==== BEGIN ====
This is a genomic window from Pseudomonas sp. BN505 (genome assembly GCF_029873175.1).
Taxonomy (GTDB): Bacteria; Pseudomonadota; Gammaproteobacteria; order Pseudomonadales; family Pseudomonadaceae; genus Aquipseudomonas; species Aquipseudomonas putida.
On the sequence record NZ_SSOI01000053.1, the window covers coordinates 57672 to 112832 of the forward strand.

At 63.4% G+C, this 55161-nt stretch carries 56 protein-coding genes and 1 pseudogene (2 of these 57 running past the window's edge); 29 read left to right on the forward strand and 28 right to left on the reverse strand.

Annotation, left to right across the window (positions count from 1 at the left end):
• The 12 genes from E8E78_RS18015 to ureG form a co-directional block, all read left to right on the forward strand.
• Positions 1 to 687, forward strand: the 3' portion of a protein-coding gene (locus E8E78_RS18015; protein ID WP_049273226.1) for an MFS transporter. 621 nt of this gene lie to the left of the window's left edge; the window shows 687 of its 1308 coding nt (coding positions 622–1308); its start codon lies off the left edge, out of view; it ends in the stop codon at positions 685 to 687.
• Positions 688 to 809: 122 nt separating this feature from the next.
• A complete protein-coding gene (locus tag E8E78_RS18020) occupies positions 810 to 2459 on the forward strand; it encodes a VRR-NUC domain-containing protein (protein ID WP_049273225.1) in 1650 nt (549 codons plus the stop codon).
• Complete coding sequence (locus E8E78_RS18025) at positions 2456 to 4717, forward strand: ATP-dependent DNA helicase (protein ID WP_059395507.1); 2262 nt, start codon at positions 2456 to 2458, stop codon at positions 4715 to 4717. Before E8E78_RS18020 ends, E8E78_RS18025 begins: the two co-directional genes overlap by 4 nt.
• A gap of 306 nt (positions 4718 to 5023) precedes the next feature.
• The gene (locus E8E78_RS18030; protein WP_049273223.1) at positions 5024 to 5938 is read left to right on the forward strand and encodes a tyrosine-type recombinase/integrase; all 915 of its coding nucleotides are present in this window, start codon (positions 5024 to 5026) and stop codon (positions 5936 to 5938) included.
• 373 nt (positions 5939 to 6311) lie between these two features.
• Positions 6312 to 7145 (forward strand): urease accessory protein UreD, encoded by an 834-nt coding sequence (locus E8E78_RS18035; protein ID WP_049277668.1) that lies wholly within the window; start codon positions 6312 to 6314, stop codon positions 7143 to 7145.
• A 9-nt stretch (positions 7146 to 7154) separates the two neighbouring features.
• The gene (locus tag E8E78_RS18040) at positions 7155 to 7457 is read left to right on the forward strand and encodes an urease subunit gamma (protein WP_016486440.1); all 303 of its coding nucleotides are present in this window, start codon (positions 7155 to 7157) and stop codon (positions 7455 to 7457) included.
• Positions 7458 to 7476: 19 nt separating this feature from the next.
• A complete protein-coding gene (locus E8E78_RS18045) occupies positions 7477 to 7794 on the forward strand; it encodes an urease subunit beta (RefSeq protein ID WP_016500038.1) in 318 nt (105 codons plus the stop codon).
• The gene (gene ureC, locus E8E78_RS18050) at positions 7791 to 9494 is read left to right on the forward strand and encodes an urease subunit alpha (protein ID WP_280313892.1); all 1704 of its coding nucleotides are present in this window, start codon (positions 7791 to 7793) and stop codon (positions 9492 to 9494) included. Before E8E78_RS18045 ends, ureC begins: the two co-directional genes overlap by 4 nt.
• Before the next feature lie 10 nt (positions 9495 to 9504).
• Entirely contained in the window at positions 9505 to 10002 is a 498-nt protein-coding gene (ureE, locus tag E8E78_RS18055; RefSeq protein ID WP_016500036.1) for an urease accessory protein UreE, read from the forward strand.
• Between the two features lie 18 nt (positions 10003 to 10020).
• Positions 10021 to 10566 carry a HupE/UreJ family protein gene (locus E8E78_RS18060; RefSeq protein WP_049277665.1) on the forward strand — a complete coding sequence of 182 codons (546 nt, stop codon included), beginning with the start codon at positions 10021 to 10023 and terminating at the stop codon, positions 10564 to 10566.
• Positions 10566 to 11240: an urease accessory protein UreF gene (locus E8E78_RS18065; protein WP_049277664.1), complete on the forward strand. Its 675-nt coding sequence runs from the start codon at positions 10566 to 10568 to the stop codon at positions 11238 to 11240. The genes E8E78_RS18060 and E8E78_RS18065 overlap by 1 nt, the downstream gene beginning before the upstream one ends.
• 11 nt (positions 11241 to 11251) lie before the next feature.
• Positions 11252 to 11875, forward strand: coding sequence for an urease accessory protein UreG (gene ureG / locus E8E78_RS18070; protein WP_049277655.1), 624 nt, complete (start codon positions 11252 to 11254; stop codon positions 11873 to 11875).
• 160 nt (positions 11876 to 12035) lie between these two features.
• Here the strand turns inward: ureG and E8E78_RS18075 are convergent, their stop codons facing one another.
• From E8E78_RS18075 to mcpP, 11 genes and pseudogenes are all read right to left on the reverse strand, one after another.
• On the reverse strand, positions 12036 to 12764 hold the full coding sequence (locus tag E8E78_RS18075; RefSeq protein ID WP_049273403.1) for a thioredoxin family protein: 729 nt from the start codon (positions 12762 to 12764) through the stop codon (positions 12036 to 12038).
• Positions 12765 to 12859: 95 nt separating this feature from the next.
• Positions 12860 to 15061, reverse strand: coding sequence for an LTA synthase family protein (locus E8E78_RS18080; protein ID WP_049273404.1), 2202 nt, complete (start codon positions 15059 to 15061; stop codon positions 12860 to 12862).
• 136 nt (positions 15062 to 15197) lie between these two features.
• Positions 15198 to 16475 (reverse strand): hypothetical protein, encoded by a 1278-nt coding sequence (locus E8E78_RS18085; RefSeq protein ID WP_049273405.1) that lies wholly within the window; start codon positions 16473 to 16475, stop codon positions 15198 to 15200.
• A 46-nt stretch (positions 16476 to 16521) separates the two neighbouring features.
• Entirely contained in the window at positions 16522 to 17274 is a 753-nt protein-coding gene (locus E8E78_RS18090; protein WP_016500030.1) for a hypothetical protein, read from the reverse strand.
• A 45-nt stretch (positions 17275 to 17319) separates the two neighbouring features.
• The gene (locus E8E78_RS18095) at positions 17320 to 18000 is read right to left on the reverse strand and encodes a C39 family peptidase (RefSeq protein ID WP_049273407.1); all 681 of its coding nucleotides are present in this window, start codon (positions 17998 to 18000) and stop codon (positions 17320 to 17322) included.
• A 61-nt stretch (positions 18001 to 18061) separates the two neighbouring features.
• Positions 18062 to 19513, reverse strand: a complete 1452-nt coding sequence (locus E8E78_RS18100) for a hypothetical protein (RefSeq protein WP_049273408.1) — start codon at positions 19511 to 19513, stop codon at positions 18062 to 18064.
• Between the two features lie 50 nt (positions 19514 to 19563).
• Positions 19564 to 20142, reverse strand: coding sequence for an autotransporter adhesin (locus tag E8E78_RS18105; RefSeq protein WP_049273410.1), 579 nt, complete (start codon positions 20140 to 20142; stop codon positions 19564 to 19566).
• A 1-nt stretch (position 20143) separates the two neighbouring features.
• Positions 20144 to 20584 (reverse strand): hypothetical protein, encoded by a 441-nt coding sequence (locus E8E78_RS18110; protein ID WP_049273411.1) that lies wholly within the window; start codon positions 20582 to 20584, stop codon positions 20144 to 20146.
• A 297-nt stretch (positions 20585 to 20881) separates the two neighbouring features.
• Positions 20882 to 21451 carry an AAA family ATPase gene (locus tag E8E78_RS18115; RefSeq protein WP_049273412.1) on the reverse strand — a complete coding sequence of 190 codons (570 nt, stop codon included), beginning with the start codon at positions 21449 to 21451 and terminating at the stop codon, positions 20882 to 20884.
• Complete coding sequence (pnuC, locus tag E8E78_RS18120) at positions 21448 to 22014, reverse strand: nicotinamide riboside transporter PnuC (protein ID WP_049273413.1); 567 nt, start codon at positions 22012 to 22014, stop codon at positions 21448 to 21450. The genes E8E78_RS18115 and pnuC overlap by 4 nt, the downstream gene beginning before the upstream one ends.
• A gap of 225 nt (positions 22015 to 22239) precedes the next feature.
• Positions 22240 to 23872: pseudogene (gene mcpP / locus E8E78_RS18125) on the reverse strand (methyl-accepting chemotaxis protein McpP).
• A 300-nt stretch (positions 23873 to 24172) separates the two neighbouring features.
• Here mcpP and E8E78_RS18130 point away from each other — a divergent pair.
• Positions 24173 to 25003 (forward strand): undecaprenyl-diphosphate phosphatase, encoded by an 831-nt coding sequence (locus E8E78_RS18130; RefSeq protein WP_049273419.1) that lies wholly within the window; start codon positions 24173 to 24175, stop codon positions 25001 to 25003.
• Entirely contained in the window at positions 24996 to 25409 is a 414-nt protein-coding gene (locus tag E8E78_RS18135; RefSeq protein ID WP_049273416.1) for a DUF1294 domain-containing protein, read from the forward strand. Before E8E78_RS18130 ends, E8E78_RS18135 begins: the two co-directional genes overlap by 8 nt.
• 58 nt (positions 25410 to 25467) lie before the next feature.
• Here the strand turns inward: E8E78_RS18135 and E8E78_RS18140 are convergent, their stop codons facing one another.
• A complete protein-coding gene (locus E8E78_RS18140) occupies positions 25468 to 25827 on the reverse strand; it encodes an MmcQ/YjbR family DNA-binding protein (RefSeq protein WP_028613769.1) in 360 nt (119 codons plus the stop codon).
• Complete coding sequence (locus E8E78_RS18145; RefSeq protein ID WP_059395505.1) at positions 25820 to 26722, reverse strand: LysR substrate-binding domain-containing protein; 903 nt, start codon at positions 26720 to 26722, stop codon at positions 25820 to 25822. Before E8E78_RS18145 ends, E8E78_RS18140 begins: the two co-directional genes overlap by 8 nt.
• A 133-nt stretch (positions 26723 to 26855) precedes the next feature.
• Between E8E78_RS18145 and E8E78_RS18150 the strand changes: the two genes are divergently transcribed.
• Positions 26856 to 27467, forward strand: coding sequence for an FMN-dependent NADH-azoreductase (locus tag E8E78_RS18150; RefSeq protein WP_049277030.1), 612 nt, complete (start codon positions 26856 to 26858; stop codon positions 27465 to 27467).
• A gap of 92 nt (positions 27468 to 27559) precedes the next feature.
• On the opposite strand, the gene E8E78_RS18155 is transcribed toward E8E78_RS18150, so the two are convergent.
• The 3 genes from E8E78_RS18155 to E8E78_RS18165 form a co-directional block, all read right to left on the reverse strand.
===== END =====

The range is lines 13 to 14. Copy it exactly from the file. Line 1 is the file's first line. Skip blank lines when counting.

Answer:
• 373 nt (positions 5939 to 6311) lie between these two features.
• Positions 6312 to 7145 (forward strand): urease accessory protein UreD, encoded by an 834-nt coding sequence (locus E8E78_RS18035; protein ID WP_049277668.1) that lies wholly within the window; start codon positions 6312 to 6314, stop codon positions 7143 to 7145.